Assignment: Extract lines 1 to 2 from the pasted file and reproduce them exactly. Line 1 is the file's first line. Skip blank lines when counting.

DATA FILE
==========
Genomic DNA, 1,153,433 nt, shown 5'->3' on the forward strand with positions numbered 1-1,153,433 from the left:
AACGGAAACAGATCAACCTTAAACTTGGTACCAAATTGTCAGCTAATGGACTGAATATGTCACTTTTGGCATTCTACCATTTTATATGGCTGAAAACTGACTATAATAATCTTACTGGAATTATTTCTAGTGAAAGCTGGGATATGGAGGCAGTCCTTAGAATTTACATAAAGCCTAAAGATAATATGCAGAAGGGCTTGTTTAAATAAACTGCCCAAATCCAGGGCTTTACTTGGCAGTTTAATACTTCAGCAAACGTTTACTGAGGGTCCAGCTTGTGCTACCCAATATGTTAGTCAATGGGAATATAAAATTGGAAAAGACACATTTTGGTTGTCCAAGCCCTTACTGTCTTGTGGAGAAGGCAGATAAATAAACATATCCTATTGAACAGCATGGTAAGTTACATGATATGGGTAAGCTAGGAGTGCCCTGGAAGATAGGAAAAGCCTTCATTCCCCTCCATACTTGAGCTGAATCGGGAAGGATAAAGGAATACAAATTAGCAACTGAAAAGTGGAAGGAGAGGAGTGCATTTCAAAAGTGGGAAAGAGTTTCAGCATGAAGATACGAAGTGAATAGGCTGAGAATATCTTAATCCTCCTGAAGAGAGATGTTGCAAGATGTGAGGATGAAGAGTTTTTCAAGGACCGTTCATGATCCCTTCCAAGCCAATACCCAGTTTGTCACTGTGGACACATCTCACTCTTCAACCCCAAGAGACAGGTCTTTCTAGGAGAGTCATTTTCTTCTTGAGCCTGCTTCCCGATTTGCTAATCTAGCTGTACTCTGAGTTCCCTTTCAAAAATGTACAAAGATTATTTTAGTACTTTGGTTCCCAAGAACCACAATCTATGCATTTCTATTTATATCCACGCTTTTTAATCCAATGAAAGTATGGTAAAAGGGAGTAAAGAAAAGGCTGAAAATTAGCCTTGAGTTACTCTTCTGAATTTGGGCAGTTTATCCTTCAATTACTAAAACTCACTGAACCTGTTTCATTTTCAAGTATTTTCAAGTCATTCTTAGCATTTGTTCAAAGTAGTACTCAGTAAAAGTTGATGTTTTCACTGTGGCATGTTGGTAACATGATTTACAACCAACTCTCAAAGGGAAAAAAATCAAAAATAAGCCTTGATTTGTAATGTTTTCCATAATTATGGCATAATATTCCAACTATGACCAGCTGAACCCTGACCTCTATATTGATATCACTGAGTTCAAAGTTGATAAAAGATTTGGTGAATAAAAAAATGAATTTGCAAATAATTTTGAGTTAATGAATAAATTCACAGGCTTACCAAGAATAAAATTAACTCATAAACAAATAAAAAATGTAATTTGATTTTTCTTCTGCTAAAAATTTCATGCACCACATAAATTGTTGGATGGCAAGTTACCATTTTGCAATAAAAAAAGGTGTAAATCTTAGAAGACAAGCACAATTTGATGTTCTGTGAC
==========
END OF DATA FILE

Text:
Genomic DNA, 1,153,433 nt, shown 5'->3' on the forward strand with positions numbered 1-1,153,433 from the left:
AACGGAAACAGATCAACCTTAAACTTGGTACCAAATTGTCAGCTAATGGACTGAATATGTCACTTTTGGCATTCTACCATTTTATATGGCTGAAAACTGACTATAATAATCTTACTGGAATTATTTCTAGTGAAAGCTGGGATATGGAGGCAGTCCTTAGAATTTACATAAAGCCTAAAGATAATATGCAGAAGGGCTTGTTTAAATAAACTGCCCAAATCCAGGGCTTTACTTGGCAGTTTAATACTTCAGCAAACGTTTACTGAGGGTCCAGCTTGTGCTACCCAATATGTTAGTCAATGGGAATATAAAATTGGAAAAGACACATTTTGGTTGTCCAAGCCCTTACTGTCTTGTGGAGAAGGCAGATAAATAAACATATCCTATTGAACAGCATGGTAAGTTACATGATATGGGTAAGCTAGGAGTGCCCTGGAAGATAGGAAAAGCCTTCATTCCCCTCCATACTTGAGCTGAATCGGGAAGGATAAAGGAATACAAATTAGCAACTGAAAAGTGGAAGGAGAGGAGTGCATTTCAAAAGTGGGAAAGAGTTTCAGCATGAAGATACGAAGTGAATAGGCTGAGAATATCTTAATCCTCCTGAAGAGAGATGTTGCAAGATGTGAGGATGAAGAGTTTTTCAAGGACCGTTCATGATCCCTTCCAAGCCAATACCCAGTTTGTCACTGTGGACACATCTCACTCTTCAACCCCAAGAGACAGGTCTTTCTAGGAGAGTCATTTTCTTCTTGAGCCTGCTTCCCGATTTGCTAATCTAGCTGTACTCTGAGTTCCCTTTCAAAAATGTACAAAGATTATTTTAGTACTTTGGTTCCCAAGAACCACAATCTATGCATTTCTATTTATATCCACGCTTTTTAATCCAATGAAAGTATGGTAAAAGGGAGTAAAGAAAAGGCTGAAAATTAGCCTTGAGTTACTCTTCTGAATTTGGGCAGTTTATCCTTCAATTACTAAAACTCACTGAACCTGTTTCATTTTCAAGTATTTTCAAGTCATTCTTAGCATTTGTTCAAAGTAGTACTCAGTAAAAGTTGATGTTTTCACTGTGGCATGTTGGTAACATGATTTACAACCAACTCTCAAAGGGAAAAAAATCAAAAATAAGCCTTGATTTGTAATGTTTTCCATAATTATGGCATAATATTCCAACTATGACCAGCTGAACCCTGACCTCTATATTGATATCACTGAGTTCAAAGTTGATAAAAGATTTGGTGAATAAAAAAATGAATTTGCAAATAATTTTGAGTTAATGAATAAATTCACAGGCTTACCAAGAATAAAATTAACTCATAAACAAATAAAAAATGTAATTTGATTTTTCTTCTGCTAAAAATTTCATGCACCACATAAATTGTTGGATGGCAAGTTACCATTTTGCAATAAAAAAAGGTGTAAATCTTAGAAGACAAGCACAATTTGATGTTCTGTGAC